Schindler’s scripting slants movie’s history

The Oscar nominees will be announced today. But the Academy Awards are not always the best indicators of a film’s quality. For instance, even “Schindler’s List,” perhaps the least commercial of past major winners, has a serious gap in its historical message, one which is clear when compared to the Thomas Keneally novel.
One of the most vivid memories from my Soviet school years was the proliferation of war imagery in Russian cinematography. It seemed sometimes that every second movie, and all of socialist realism, the dominant Soviet art style, was about World War II. Although many, if not a majority, of these films were made for the propagandistic purposes of portraying the leading Soviet role in carrying out the burden of the fight and final victory over Nazi Germany, nevertheless some of these films, due to their broad humanistic messages, were true masterpieces.
It is an irony of history (and geography) that almost simultaneous to the post-perestroika disappearance of Soviet cinematography and its replacement on Russian screens with the new monopoly of Western, primarily American, products, the theme of war atrocities has found its way to Hollywood. Thanks to Steven Spielberg’s highly acclaimed “Schindler’s List,” many American viewers for the first time were exposed to one of the darkest experiences of this century, the Holocaust.
In the film, after Oscar Schindler (played by Liam Neeson) announces to his imprisoned workers that they are free, tearful farewells follow, and Neeson departs. As a Soviet officer arrives on horseback the next morning, he finds the workers waking up near their factory building. Decorated with medals, cheerful, clean and relaxed, the officer looks absolutely out of place. “You have been liberated by the Soviet Army,” he says with an exaggerated Russian accent. After the previous “liberation” scene with Schindler, his words sound ridiculous. No one rushes to thank him. Ironic questions and an awkward pause are interrupted by a former prisoner, who demands, “Where should we go?” The officer advises, “Don’t go east, that’s for sure. They hate you there. I wouldn’t go west either, if I were you.” The prisoners say, “We could use some food.” Instead of offering them help, the officer points at the horizon. The scene ends with the prisoners walking on the horizon accompanied by a folk song.
All of these moments in the movie are in sharp contrast to the original novel. There, after Schindler left them, his Jews are simply afraid to leave the camp. The camp is liberated only on the third day by a single Russian officer. “He seemed to be bringing a personal, hard-won deliverance, for his uniform was worn, the leather strap of his rifle so withered by sweat and winter and campaigning that it had had to be replaced by rope. … As he dismounted he was kissed by Mrs. Krumholz [one of the prisoners].” Then he indeed delivered a standard liberation speech. After that, “he got down from his chair and smiled, as if saying that now he had finished as a spokesman and was prepared to answer questions.” When the prisoners realized by his accent that he himself was Belorussion Jewish, the conversation took on a new intimacy. The film certainly dropped the officer’s question, “Is there anything I can do for you?” and his thought that he could get them a cartload of bread and perhaps some horsemeat (indeed, the Russians brought to the camp a butchered horse).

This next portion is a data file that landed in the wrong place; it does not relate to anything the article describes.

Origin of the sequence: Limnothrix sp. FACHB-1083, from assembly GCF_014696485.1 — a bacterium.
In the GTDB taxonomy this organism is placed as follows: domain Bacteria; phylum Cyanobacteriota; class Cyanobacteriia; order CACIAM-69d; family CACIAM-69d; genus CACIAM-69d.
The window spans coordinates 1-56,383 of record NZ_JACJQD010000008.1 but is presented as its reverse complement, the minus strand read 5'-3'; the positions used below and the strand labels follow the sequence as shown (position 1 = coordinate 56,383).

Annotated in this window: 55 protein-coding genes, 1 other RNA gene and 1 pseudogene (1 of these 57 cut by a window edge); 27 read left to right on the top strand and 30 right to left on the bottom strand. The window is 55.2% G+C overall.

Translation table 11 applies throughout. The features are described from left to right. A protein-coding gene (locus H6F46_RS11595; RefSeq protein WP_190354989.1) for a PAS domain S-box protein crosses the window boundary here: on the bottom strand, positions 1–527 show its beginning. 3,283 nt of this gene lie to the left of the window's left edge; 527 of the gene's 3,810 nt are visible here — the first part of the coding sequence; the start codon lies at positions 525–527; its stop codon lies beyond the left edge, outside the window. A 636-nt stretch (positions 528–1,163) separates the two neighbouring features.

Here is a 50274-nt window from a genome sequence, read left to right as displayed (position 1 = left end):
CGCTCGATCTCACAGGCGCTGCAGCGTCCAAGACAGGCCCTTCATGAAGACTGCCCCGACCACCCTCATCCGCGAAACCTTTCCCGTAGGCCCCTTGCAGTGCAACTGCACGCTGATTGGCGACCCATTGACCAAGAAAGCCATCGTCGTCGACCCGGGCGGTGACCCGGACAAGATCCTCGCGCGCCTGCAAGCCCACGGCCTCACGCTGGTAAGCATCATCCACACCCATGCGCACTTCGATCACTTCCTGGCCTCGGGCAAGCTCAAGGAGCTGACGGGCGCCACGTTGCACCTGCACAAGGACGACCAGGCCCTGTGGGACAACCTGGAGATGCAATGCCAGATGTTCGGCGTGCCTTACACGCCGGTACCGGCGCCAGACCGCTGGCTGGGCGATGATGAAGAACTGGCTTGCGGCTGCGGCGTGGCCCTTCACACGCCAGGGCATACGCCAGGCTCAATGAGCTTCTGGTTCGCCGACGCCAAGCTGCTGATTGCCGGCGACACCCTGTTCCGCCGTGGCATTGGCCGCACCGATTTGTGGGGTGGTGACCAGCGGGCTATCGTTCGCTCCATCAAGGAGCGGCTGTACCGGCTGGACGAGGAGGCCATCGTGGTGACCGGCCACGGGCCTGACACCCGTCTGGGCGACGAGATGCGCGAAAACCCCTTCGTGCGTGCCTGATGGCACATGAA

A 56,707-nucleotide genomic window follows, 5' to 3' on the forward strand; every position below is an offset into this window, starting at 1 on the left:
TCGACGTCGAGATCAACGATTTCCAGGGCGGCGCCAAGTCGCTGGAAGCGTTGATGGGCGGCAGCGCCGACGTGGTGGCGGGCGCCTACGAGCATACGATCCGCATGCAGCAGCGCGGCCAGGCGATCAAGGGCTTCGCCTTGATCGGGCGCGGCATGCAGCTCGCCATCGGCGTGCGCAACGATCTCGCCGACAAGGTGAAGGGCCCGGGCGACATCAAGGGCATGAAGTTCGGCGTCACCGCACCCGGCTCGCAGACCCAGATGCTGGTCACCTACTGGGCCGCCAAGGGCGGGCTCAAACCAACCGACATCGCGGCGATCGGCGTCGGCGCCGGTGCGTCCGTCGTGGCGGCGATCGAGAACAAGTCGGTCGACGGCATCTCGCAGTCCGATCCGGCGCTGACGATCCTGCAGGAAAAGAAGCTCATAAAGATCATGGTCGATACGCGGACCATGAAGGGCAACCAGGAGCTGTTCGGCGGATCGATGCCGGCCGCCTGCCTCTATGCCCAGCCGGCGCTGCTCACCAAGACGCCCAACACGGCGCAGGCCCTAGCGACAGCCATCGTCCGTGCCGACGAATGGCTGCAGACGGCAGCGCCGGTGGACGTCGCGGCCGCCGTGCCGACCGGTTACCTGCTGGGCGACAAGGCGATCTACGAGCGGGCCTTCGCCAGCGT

Yet the most noticeable manipulation of the novel concerns the question about where the Jews should go. “I don’t know,” [the officer in the novel] said, looking them in the face. “I don’t know where you ought to go. Don’t go east — that much I can tell you. But don’t go west either. … They don’t like us anywhere.”
There is a considerable difference between “they don’t like us anywhere” (the novel) and “they hate you in the east” (the film). As a geographer, I was shocked by this privileging of the east with regard to who used to “hate” the Jews. The clear eastward directionality of this implicit accusation was at least puzzling: What is meant here by east? The conversation with the Soviet officer was taking place in Czechoslovakia, where Schindler’s Jews had been relocated from Krakow (Poland). Yet east of Czechoslovakia lies Belorussia and Ukraine, the westernmost republics of the former Soviet Union. Why have they (or the entire Soviet Union) been privileged in this dialog? Wasn’t anti-semitism a universal phenomenon characteristic of both the east and west (and north and south)? Why has this message of hate been assigned only to the east?
Having paid homage to the aesthetics of Soviet war cinematography, “Schindler’s List” also has absorbed some of its unfortunate ethnical features. Whereas the Soviets, guided by their idea of internationalism, in general tended in their war movies to downplay ethnic, including the Jewish, dimension of war atrocities, Spielberg’s film ignores the Soviets. Whereas the socialist realist war films credited victory over the Nazis to the collective efforts of seemingly powerless people (unknown soldiers), “Schindler’s List” is an example of capitalist realism figuratively embracing a powerful individual, certainly an entrepreneur and egoist.
Despite the morally doubtful manipulation of the novel, the screenwriter Steven Zaillian was awarded Oscar for the best adaptation of original text. The awards should not be taken religiously as a final indicator of films’ quality, just as it should not disable our ability of independent and critical thinking.

Dr. Dmitri Sidorov is a geographer in the Department of Geography.